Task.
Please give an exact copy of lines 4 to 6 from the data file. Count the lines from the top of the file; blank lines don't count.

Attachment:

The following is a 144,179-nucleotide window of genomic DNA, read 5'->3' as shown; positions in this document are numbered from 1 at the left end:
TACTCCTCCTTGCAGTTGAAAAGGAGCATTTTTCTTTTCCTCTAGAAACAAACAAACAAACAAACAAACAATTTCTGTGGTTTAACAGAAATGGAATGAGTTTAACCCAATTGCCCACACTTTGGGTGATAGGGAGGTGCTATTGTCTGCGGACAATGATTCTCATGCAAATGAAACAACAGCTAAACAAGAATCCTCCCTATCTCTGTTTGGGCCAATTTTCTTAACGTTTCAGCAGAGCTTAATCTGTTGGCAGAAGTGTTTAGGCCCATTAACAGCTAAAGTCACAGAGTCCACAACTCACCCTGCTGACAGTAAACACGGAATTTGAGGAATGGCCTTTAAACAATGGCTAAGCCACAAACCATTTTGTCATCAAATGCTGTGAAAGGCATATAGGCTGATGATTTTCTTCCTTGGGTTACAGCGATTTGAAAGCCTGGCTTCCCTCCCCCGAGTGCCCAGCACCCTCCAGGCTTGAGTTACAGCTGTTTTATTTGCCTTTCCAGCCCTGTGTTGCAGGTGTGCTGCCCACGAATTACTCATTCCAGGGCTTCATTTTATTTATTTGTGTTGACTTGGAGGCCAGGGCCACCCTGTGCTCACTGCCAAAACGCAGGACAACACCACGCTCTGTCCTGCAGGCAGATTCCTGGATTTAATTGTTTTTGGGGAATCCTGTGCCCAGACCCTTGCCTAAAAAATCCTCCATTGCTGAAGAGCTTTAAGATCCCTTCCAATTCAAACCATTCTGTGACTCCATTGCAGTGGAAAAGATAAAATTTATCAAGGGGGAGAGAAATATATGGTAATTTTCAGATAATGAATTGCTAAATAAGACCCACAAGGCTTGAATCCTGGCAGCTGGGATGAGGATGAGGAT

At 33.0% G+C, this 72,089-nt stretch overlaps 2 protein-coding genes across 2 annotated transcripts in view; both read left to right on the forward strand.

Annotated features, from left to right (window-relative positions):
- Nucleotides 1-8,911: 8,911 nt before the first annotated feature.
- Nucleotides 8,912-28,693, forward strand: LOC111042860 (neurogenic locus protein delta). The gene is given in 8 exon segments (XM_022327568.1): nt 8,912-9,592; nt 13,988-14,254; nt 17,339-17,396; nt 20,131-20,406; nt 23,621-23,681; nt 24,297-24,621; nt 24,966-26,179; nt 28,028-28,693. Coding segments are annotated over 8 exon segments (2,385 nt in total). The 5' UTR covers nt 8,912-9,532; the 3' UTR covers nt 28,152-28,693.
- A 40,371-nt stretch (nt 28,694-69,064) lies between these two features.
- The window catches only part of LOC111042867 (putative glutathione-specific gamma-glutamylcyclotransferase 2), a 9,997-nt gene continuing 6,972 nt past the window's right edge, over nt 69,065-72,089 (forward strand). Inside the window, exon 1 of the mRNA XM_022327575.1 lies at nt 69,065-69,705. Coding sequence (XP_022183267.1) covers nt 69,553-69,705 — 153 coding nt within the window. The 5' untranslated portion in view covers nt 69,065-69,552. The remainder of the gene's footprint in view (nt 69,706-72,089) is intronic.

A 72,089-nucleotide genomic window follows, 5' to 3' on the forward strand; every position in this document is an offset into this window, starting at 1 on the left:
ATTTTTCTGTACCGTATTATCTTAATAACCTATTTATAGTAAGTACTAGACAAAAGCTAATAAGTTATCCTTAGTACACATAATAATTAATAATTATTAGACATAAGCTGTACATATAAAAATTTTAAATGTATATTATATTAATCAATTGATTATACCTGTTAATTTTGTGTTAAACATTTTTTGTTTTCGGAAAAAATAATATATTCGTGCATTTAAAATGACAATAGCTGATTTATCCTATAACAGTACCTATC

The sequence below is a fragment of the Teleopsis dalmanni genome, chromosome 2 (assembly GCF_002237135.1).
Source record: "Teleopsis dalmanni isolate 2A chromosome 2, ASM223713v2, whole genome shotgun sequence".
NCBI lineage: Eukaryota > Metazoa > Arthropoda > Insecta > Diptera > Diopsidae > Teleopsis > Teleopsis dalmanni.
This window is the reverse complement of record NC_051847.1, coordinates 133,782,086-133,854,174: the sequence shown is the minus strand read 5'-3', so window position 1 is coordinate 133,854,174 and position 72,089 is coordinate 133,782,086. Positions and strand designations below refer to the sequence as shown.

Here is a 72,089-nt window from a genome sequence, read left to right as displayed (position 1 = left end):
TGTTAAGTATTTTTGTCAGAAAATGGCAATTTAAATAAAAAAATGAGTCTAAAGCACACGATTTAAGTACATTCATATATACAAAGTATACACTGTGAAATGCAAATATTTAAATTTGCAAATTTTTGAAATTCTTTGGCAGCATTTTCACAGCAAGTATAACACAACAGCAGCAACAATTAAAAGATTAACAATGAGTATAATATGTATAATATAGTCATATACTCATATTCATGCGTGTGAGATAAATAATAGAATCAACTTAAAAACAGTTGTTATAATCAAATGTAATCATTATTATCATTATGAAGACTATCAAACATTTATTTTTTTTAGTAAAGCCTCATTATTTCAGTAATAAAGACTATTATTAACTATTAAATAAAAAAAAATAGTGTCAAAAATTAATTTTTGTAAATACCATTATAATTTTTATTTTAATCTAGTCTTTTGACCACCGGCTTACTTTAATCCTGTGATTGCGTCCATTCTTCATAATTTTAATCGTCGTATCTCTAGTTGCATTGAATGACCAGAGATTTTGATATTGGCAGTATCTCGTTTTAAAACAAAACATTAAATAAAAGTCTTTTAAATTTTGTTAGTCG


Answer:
Annotated features, from left to right (window-relative positions):
- Nucleotides 1-8,911: 8,911 nt before the first annotated feature.
- Nucleotides 8,912-28,693, forward strand: LOC111042860 (neurogenic locus protein delta). The gene is given in 8 exon segments (XM_022327568.1): nt 8,912-9,592; nt 13,988-14,254; nt 17,339-17,396; nt 20,131-20,406; nt 23,621-23,681; nt 24,297-24,621; nt 24,966-26,179; nt 28,028-28,693. Coding segments are annotated over 8 exon segments (2,385 nt in total). The 5' UTR covers nt 8,912-9,532; the 3' UTR covers nt 28,152-28,693.